But Roger Staubach, befitting his title of Captain Comeback, led Dallas on two furious touchdown drives in the final minutes to make it 35-31, before a final onside kick attempt landed in the arms of a Steelers rookie named Tony Dungy, securing the coveted third Super Bowl title.

3. Super Bowl 49: New England Patriots 28, Seattle Seahawks 24

A Super Bowl filled with wild plays and circus catches would come down to a single pass from the 2-yard line that went down as one of the most controversial decisions in NFL history.

Played under the shadow of the “Deflategate” scandal over whether Tom Brady was illegally taking the air out of footballs in the AFC Championship Game, the Super Bowl was a brilliantly-played game that the Seattle Seahawks appeared to have sewn up when Jermaine Kearse made a 33-yard reception reminiscent of the famous David Tyree helmet catch that beat the Patriots in Super Bowl 42.

This catch, with Kearse laying on the ground and securing a deflected ball with 1:05 left and the Seahawks trailing 28-24, put the ball five yards from the end zone.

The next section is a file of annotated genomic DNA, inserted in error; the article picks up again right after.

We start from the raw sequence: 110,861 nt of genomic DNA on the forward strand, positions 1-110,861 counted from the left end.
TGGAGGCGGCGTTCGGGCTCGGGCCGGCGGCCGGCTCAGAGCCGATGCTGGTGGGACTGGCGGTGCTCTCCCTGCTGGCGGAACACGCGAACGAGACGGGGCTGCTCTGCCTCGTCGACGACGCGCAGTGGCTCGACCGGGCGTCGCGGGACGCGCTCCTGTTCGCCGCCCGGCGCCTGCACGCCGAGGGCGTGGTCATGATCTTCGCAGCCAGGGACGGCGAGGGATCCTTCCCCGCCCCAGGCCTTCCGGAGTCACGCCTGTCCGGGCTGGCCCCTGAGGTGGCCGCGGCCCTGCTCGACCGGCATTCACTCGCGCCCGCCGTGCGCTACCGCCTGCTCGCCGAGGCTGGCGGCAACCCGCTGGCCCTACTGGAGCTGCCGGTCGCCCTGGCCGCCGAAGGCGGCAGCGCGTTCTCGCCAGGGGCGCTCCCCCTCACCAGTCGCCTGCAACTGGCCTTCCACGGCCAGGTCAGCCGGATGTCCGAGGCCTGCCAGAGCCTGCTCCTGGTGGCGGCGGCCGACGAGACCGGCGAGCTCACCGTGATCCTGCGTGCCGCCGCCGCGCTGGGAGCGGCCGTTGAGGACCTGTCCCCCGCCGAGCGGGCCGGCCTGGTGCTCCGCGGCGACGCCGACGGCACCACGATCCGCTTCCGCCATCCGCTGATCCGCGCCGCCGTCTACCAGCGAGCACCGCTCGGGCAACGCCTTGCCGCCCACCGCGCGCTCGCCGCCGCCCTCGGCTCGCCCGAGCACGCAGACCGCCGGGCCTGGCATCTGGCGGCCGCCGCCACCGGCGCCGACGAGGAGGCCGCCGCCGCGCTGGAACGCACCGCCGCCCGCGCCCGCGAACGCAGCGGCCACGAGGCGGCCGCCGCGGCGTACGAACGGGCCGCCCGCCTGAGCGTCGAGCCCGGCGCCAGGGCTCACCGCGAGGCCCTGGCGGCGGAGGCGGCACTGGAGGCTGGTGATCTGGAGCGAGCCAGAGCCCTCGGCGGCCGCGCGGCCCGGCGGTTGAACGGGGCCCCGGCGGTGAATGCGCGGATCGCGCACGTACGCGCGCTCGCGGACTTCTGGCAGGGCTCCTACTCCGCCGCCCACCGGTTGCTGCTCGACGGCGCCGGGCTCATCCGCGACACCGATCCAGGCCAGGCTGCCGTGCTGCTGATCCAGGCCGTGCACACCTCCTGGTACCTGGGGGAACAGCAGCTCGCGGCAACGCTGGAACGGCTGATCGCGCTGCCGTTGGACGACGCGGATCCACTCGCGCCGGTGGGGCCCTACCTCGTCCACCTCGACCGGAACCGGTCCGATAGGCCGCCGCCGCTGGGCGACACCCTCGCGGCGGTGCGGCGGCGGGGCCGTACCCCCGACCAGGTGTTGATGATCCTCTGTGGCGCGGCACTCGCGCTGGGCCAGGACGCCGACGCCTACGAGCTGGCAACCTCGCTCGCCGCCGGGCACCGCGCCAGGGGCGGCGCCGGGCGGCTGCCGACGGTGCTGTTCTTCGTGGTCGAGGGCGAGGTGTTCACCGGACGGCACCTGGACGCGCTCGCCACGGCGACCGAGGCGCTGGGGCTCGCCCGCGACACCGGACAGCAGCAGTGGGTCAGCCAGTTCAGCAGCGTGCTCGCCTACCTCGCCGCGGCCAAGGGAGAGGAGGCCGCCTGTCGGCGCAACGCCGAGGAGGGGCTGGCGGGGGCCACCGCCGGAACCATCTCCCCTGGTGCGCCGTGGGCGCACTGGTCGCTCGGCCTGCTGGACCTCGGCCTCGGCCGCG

On first down, the Seahawks ran the ball, as one would expect, with Marshawn Lynch gaining four yards to the Patriots’ 1-yard line.

But on second down, Seattle head coach Pete Carroll decided not to go back to his powerful running back to finish the job, instead having quarterback Russell Wilson try a quick slant pattern to Ricardo Lockette.

But Patriots defensive back Malcolm Butler read the play before Wilson snapped it and when Wilson threw for Lockette, Butler stepped in front of the receiver and made the game-clinching interception, arguably the greatest defensive play in Super Bowl history alongside Mike Jones’ game-saving tackle for the Rams in Super Bowl 34.

2. Super Bowl 43: Pittsburgh Steelers 27, Arizona Cardinals 23

Just prior to the final play of the first half, this game could best be described as a good Super Bowl. Then Kurt Warner threw a pass into the end zone to try to give the Cardinals the lead, and suddenly the game was on its trajectory to becoming the best Super Bowl ever played that ended in regulation.

That final play became the longest interception return for a touchdown in Super Bowl history, as Steelers’ linebacker James Harrison picked off Warner’s pass at the goal line, then rumbled the length of the field, barely getting the ball over the goal line as he was tackled down in what felt like a slow-motion chase across the 100 yards.

But the play gave Pittsburgh a 17-7 halftime lead and they increased it to 20-7 before the Cardinals, a 9-7 team in the regular season, roared all the way back on the strength of Warner and star receiver Larry Fitzgerald, who competed the 16-point eruption with a 64-yard touchdown, running alone down the middle of the field to give the Cardinals a 23-20 lead with 2:37 left.